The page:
Unscrewing the tail so I can put a battery in, I notice the gritty feel and squeaking that other users have reported. Clearly it's rubbing the anodizing off the threads, and I can tell that eventually it's going to wear it all off. The purpose of putting anodizing on the threads is usually for something called "tail cap lockout", where you loosen the tail a quarter turn or so and it locks the switch out by breaking the connection to the battery. That way you can guarantee that the light won't turn on when it's in your pocket, or during travel. So, folks wanting to make use of this feature might want to think twice before purchasing this light.
Streamlight Microstream AAA Flashlight - Shown with Eneloop
Overall though it looks to be a rock solid light. People have continually reported that these lights can go through a washer/dryer cycle, get run over by trucks and generally withstand treatment that flashlights don't normally withstand. 

The small die size of the XP-C gives the light some pretty good throw for such a small light. The 28 lumen single output is very useful for day to day. I have lights that put out almost 10 times that with li-ion batteries (which this one is rumored to take) but I really think they hit the sweet spot with this. You get decent output and decent run time. 

As reported by many users, the tail switch is pretty stiff. It seems to be the main turnoff for people who don't like the light, but I actually like it this way. It's pretty much impossible for the light to accidentally come on in my pocket. The switch was supposedly made more robust as it was considered the Achilles' heel of the first version. I get the impression that the switch in mine was created to give no doubts as to its durability. There's a good workaround, which involves taking off the rubber boot covering the switch. This makes easier to engage the switch, but takes away its water resistance.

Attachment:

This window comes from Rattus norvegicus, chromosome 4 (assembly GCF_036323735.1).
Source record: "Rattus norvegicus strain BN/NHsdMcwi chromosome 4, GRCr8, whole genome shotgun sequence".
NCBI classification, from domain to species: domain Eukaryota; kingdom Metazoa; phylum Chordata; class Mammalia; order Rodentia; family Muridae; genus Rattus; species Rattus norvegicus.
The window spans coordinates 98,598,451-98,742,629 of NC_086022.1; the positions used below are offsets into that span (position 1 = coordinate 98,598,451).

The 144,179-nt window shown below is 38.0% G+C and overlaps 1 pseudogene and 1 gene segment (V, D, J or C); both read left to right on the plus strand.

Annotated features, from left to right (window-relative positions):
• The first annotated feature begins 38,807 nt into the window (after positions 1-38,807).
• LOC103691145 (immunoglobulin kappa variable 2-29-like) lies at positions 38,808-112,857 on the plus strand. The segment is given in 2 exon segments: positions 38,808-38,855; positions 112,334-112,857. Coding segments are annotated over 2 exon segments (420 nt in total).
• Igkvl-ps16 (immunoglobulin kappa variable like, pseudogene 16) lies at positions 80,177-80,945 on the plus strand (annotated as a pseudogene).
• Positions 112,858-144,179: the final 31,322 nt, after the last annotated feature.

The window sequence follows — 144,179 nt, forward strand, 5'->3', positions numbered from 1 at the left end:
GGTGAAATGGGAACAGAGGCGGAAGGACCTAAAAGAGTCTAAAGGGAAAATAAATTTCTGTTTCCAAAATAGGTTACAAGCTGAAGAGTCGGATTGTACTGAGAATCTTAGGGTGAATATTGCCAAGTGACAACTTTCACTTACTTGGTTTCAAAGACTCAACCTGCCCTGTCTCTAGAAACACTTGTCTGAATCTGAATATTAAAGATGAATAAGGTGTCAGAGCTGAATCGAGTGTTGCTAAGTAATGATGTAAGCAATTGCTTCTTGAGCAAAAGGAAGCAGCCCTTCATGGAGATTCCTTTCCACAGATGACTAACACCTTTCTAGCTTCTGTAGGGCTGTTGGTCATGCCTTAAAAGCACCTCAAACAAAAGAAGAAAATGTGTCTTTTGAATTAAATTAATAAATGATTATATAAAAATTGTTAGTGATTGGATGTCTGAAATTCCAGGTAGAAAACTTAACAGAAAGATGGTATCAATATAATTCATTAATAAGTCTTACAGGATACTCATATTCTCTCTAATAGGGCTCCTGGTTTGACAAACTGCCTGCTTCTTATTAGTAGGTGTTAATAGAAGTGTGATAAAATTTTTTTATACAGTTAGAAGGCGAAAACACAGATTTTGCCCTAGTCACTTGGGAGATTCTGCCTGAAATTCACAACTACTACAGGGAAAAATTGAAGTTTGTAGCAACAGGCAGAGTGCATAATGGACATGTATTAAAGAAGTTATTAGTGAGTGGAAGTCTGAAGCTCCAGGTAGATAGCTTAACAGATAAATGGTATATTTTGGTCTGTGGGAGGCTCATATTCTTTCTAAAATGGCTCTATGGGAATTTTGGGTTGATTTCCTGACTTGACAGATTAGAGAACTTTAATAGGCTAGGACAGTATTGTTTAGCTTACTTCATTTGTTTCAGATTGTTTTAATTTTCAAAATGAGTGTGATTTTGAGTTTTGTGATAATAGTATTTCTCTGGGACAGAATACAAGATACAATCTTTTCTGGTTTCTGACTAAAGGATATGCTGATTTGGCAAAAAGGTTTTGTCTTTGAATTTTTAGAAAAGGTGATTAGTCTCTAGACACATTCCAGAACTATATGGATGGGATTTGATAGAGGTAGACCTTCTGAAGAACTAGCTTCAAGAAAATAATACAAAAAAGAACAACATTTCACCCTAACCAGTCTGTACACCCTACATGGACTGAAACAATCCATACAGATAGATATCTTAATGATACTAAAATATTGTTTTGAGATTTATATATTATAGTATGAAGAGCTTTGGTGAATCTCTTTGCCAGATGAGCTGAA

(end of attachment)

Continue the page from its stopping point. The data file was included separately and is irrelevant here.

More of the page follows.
Fit and Finish


This is a well built flashlight, and the attention to detail is obvious. The anodizing is above average for a budget flashlight, and mine was flawless. The clip is sleek and well built, though I don't believe there is any way to take it off. 

The top boot cover has that same scratchy feel as the tail threads. The threads are my main gripe with this light.

The boot cover is thicker than it needs to be, which is the way I like it. It's also the reason the switch is so stiff. But I like that it's more durable, and again, I'm one of those people who like the switch just the way it is.

The light (surprisingly) has a smooth reflector, giving it more throw. And the poly carbonate lens looks higher quality than I thought it would. We'll see how easily it picks up scratches.

Lithium-Ion?


Supposedly you can put a 10440 3.7v Li-ion battery in the Microstream, turning it into a "pocket rocket". But alas, my grey Trustfires won't power the light up. I suspect this has to do with the reverse polarity protection. I don't think the bump on the positive side is making a connection with the head. But that's fine, because this light does just fine with a regular AAA or NiMH / Eneloop. 

Diffuser?